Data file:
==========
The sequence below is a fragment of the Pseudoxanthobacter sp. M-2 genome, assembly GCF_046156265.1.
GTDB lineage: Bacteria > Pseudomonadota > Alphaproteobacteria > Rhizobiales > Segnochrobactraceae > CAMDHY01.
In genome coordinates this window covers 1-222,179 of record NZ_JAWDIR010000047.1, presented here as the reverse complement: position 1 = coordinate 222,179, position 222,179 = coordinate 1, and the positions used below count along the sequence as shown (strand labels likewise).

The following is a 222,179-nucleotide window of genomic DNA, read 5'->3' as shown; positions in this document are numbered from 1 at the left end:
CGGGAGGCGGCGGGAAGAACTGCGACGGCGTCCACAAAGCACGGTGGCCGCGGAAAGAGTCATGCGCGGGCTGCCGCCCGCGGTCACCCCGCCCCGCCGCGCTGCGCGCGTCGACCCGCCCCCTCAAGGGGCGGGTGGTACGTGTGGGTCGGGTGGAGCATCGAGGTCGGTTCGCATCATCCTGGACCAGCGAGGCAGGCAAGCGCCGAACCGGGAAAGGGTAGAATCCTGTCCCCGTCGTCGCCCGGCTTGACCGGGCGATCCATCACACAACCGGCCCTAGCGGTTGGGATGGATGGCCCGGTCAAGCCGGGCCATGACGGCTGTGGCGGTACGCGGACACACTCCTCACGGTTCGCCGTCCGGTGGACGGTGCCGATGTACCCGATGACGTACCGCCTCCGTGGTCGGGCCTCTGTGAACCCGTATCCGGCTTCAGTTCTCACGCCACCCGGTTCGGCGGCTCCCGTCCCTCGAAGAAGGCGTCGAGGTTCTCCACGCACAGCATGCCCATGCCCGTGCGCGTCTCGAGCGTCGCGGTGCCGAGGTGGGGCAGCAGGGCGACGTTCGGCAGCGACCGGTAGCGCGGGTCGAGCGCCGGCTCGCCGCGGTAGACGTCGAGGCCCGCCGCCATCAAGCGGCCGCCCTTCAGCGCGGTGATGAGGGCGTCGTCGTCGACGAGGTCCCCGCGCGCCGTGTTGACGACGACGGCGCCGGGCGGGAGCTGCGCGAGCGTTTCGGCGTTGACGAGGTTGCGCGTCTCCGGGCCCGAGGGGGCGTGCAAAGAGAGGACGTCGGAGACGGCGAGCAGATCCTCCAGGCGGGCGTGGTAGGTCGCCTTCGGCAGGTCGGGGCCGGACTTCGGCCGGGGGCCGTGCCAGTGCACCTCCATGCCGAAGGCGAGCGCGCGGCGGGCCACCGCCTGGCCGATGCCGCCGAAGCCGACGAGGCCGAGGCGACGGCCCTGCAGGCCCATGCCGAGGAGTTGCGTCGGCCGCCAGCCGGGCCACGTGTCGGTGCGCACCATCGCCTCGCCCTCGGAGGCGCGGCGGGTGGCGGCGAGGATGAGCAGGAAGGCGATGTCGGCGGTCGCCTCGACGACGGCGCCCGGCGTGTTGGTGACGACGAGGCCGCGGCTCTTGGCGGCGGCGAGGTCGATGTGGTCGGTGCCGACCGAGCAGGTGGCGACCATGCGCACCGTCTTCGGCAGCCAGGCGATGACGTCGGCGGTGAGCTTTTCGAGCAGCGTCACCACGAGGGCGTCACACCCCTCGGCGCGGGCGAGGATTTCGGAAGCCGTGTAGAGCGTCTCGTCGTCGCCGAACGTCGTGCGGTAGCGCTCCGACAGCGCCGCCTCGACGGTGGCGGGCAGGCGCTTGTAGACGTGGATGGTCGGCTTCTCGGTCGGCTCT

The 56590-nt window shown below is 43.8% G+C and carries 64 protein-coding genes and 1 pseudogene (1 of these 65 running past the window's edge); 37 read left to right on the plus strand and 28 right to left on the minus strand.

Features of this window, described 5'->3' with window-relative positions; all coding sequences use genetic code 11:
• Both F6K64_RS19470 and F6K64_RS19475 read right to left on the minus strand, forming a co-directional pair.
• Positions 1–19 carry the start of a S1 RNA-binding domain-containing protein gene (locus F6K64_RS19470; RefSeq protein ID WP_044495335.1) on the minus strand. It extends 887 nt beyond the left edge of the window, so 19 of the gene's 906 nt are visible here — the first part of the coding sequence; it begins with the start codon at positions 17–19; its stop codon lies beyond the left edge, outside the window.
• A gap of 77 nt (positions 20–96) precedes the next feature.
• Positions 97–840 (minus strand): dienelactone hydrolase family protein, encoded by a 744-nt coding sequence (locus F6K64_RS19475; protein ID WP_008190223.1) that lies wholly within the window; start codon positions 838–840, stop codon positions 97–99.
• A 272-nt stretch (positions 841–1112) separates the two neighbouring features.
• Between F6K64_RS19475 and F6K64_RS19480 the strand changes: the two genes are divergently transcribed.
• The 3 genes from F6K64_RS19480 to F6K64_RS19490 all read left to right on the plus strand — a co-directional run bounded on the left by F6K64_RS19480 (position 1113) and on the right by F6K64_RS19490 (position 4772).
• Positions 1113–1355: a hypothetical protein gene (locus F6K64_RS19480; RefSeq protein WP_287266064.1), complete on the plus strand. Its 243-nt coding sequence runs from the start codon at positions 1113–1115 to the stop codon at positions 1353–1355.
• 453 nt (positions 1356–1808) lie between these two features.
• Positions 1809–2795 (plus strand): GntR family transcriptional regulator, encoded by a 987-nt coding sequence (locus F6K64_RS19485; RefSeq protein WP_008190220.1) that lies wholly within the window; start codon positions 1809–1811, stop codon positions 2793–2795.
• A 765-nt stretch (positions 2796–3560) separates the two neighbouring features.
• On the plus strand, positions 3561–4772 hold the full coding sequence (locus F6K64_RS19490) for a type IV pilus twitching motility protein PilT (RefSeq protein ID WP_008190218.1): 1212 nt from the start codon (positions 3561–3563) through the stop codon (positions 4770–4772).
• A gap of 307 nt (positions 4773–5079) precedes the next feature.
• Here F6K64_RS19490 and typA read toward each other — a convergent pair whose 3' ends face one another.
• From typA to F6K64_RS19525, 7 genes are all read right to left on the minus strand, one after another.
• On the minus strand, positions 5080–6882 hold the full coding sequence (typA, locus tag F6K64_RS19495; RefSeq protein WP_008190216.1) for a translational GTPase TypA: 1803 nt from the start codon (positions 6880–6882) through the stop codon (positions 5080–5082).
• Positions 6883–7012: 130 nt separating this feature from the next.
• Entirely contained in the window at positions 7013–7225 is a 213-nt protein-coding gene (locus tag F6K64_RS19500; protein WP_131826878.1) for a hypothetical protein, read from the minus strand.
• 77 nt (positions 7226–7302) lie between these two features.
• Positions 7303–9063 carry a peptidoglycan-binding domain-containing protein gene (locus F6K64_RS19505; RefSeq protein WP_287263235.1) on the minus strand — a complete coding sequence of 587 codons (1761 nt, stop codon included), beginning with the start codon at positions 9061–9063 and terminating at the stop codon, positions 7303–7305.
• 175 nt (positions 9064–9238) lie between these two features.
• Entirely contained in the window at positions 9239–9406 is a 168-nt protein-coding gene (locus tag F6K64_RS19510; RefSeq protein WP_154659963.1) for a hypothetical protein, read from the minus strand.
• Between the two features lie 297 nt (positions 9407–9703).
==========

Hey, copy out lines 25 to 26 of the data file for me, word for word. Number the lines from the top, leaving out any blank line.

• Entirely contained in the window at positions 7013–7225 is a 213-nt protein-coding gene (locus tag F6K64_RS19500; protein WP_131826878.1) for a hypothetical protein, read from the minus strand.
• 77 nt (positions 7226–7302) lie between these two features.